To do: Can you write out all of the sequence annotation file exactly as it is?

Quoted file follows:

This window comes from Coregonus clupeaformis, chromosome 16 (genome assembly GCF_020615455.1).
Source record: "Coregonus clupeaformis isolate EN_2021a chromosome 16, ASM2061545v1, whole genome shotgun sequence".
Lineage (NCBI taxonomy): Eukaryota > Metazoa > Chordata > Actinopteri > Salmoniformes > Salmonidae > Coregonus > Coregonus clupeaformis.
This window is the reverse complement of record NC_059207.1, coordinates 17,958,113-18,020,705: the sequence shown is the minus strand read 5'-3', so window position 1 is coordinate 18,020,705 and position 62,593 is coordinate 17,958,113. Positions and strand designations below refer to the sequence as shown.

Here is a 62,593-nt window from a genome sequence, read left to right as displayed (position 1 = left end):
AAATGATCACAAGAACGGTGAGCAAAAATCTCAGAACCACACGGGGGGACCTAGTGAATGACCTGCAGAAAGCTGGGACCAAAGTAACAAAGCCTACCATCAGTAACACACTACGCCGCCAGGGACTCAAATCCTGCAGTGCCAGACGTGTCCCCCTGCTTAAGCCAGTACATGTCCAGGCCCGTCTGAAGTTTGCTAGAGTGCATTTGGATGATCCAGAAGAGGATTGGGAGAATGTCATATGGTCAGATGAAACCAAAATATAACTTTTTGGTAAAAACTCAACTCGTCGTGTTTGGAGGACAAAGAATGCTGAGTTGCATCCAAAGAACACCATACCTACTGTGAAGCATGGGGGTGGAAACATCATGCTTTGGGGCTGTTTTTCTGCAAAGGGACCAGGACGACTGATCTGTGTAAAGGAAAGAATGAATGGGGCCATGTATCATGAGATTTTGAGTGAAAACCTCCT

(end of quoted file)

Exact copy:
This window comes from Coregonus clupeaformis, chromosome 16 (genome assembly GCF_020615455.1).
Source record: "Coregonus clupeaformis isolate EN_2021a chromosome 16, ASM2061545v1, whole genome shotgun sequence".
Lineage (NCBI taxonomy): Eukaryota > Metazoa > Chordata > Actinopteri > Salmoniformes > Salmonidae > Coregonus > Coregonus clupeaformis.
This window is the reverse complement of record NC_059207.1, coordinates 17,958,113-18,020,705: the sequence shown is the minus strand read 5'-3', so window position 1 is coordinate 18,020,705 and position 62,593 is coordinate 17,958,113. Positions and strand designations below refer to the sequence as shown.

Here is a 62,593-nt window from a genome sequence, read left to right as displayed (position 1 = left end):
AAATGATCACAAGAACGGTGAGCAAAAATCTCAGAACCACACGGGGGGACCTAGTGAATGACCTGCAGAAAGCTGGGACCAAAGTAACAAAGCCTACCATCAGTAACACACTACGCCGCCAGGGACTCAAATCCTGCAGTGCCAGACGTGTCCCCCTGCTTAAGCCAGTACATGTCCAGGCCCGTCTGAAGTTTGCTAGAGTGCATTTGGATGATCCAGAAGAGGATTGGGAGAATGTCATATGGTCAGATGAAACCAAAATATAACTTTTTGGTAAAAACTCAACTCGTCGTGTTTGGAGGACAAAGAATGCTGAGTTGCATCCAAAGAACACCATACCTACTGTGAAGCATGGGGGTGGAAACATCATGCTTTGGGGCTGTTTTTCTGCAAAGGGACCAGGACGACTGATCTGTGTAAAGGAAAGAATGAATGGGGCCATGTATCATGAGATTTTGAGTGAAAACCTCCT